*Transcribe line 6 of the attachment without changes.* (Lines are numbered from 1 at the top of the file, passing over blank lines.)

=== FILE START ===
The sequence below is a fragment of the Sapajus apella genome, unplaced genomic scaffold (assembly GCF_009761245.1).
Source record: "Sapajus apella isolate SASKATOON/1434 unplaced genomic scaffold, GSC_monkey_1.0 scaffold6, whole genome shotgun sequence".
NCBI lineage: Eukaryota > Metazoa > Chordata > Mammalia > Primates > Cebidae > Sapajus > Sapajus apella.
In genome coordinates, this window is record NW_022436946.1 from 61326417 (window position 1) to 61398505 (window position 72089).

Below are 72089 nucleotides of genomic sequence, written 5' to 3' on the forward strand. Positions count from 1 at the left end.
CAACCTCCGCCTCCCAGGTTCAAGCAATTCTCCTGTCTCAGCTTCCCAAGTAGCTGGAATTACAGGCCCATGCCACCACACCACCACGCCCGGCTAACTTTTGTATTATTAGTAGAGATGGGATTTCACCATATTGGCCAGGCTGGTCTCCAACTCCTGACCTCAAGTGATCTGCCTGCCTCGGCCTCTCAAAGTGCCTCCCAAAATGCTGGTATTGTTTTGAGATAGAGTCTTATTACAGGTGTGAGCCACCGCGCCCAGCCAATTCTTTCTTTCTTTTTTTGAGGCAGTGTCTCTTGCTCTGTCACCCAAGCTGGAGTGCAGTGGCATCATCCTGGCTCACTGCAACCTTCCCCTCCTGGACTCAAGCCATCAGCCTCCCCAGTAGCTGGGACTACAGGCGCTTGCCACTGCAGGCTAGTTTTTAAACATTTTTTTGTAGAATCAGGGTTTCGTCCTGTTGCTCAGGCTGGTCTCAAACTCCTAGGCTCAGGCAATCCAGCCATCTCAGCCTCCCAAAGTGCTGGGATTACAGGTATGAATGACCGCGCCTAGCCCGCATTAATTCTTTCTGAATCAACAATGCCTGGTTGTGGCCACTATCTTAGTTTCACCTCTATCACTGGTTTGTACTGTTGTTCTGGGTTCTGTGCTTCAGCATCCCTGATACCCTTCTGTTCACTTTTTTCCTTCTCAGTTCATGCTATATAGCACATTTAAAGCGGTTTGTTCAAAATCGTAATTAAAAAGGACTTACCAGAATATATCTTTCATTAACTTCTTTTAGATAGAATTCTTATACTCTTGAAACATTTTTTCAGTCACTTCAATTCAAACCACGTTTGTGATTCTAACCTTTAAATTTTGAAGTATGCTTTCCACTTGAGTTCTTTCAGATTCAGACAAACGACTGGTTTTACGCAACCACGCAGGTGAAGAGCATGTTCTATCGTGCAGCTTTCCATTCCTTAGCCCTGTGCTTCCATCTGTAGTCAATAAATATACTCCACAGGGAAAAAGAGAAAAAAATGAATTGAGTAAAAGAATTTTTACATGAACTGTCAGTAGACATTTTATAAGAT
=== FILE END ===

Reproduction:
CAACCTCCGCCTCCCAGGTTCAAGCAATTCTCCTGTCTCAGCTTCCCAAGTAGCTGGAATTACAGGCCCATGCCACCACACCACCACGCCCGGCTAACTTTTGTATTATTAGTAGAGATGGGATTTCACCATATTGGCCAGGCTGGTCTCCAACTCCTGACCTCAAGTGATCTGCCTGCCTCGGCCTCTCAAAGTGCCTCCCAAAATGCTGGTATTGTTTTGAGATAGAGTCTTATTACAGGTGTGAGCCACCGCGCCCAGCCAATTCTTTCTTTCTTTTTTTGAGGCAGTGTCTCTTGCTCTGTCACCCAAGCTGGAGTGCAGTGGCATCATCCTGGCTCACTGCAACCTTCCCCTCCTGGACTCAAGCCATCAGCCTCCCCAGTAGCTGGGACTACAGGCGCTTGCCACTGCAGGCTAGTTTTTAAACATTTTTTTGTAGAATCAGGGTTTCGTCCTGTTGCTCAGGCTGGTCTCAAACTCCTAGGCTCAGGCAATCCAGCCATCTCAGCCTCCCAAAGTGCTGGGATTACAGGTATGAATGACCGCGCCTAGCCCGCATTAATTCTTTCTGAATCAACAATGCCTGGTTGTGGCCACTATCTTAGTTTCACCTCTATCACTGGTTTGTACTGTTGTTCTGGGTTCTGTGCTTCAGCATCCCTGATACCCTTCTGTTCACTTTTTTCCTTCTCAGTTCATGCTATATAGCACATTTAAAGCGGTTTGTTCAAAATCGTAATTAAAAAGGACTTACCAGAATATATCTTTCATTAACTTCTTTTAGATAGAATTCTTATACTCTTGAAACATTTTTTCAGTCACTTCAATTCAAACCACGTTTGTGATTCTAACCTTTAAATTTTGAAGTATGCTTTCCACTTGAGTTCTTTCAGATTCAGACAAACGACTGGTTTTACGCAACCACGCAGGTGAAGAGCATGTTCTATCGTGCAGCTTTCCATTCCTTAGCCCTGTGCTTCCATCTGTAGTCAATAAATATACTCCACAGGGAAAAAGAGAAAAAAATGAATTGAGTAAAAGAATTTTTACATGAACTGTCAGTAGACATTTTATAAGAT